My Coding Journey
byAdrianon May 16, 2023
Hi, I’m Adrian and I’m a self-taught developer.
I don’t have a technical background. In fact, I’m the furthest away possible from being technical. To show you what I mean, here are my educational and professional development:
- Football player (soccer, for my NA readers)
- Bachelor’s Degree in Sports
- Bachelor’s Degree in Physiotherapy
- Physiotherapist for children with neurologic conditions
- Logistics specialist in the coffee industry (currently)
I am learning to code in the few hours I have after work and during the weekends. It’s tiring, but I enjoy the process and I want to get the chance of doing it full-time.
I started to learn programming 8 months ago, with an Udemy course I purchased on sale, out of curiosity. If you wonder, its name is “The Web Developer Bootcamp”, taught by Colt Steele. It was a toxic relationship at first, as I was going through the course like I was watching funny cat memes. I had no plan at this point. I watched tutorial after tutorial, thinking I was making progress, but I never practiced those new concepts.
My (faulty) learning loop was something like this:
- watch a tutorial
- watch another tutorial
- take a break for a few days (as I deserve it!)
- come back and try to remember what I’ve learned days ago
- can’t remember a thing; get frustrated
- take another break for a few more days, to recover from the frustration
- watch another video to refresh the concept
You can see what I was doing wrong, and I’m glad I saw it too eventually. I wasted months in tutorial hell. I won’t complain, as it could’ve been a lot worse.
The two main reasons I started making actual progress, were Twitter and iCodeThis. Fortune made it to find out about these two almost at the same time, and they fit together perfectly.
Twitter, through the #100DaysOfCode challenge, made me accountable. I was finally learning daily, without the breaks that hindered my progress. Also, the tech Twitter community was very supportive, and for that I’m grateful.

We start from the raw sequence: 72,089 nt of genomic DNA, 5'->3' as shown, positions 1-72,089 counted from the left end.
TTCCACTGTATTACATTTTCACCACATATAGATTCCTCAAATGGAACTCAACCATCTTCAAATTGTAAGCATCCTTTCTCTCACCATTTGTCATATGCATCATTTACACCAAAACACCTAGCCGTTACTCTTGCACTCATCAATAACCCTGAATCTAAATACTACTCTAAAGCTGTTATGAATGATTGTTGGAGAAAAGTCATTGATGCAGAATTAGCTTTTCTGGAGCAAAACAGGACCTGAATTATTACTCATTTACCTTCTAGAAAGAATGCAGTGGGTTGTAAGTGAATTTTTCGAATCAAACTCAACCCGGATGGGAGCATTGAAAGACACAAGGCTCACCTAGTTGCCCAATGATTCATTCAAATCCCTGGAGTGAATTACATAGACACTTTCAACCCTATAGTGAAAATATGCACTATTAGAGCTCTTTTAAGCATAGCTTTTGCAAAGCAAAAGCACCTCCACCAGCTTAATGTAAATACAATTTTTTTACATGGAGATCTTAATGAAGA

The second reason for my growth, and the more practical one, is iCodeThis.
Watching tutorials is fine, but you will never crystallise the information unless you put it into practice. The daily iCodeThis challenges provided something tangible to use my newly acquired knowledge.
After each completed challenge, I posted my submission on the discord channel. The community helped me with constructive feedback, and I improved my code very fast!
Every time I would finish a project, a feeling of excitement filled my body. I could, finally, code something AND it looked nice!
This was my first ever submission
To wrap it up, if I would give only one advice to someone learning to code, it would be: practice what you learn.
No matter where you decide to do that, I guarantee it will be the main factor of your improvement.
Watch a tutorial that helps introduce new concepts, but then write some code. Build a project. Apply the acquired information to something that would make it stick for you.
I still have lots to learn, but I'm confident I can do it. And if someone with my background can do it, then you can too!